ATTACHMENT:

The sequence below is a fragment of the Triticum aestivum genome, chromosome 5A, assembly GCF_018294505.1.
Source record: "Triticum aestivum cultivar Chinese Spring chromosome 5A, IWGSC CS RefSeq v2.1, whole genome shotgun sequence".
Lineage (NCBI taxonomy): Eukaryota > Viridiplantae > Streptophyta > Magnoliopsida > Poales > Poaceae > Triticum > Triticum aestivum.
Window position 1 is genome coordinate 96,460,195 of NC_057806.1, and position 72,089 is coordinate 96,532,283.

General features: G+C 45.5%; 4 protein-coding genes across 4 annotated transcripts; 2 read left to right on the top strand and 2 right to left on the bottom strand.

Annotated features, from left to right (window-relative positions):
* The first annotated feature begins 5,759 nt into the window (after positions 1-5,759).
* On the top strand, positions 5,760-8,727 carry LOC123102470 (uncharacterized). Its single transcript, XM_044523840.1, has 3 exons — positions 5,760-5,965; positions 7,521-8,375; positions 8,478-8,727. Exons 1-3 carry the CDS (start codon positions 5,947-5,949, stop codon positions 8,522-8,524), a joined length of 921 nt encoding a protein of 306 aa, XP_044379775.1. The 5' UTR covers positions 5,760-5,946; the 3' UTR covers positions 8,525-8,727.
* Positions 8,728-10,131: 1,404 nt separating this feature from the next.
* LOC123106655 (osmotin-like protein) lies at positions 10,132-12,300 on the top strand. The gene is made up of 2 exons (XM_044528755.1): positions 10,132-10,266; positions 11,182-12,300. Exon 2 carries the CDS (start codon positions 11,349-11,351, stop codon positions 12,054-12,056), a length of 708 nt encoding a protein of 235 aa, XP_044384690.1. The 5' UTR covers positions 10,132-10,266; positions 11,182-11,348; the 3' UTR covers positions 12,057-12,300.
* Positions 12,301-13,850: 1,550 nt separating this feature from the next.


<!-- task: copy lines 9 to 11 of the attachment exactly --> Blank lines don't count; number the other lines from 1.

* Positions 8,728-10,131: 1,404 nt separating this feature from the next.
* LOC123106655 (osmotin-like protein) lies at positions 10,132-12,300 on the top strand. The gene is made up of 2 exons (XM_044528755.1): positions 10,132-10,266; positions 11,182-12,300. Exon 2 carries the CDS (start codon positions 11,349-11,351, stop codon positions 12,054-12,056), a length of 708 nt encoding a protein of 235 aa, XP_044384690.1. The 5' UTR covers positions 10,132-10,266; positions 11,182-11,348; the 3' UTR covers positions 12,057-12,300.
* Positions 12,301-13,850: 1,550 nt separating this feature from the next.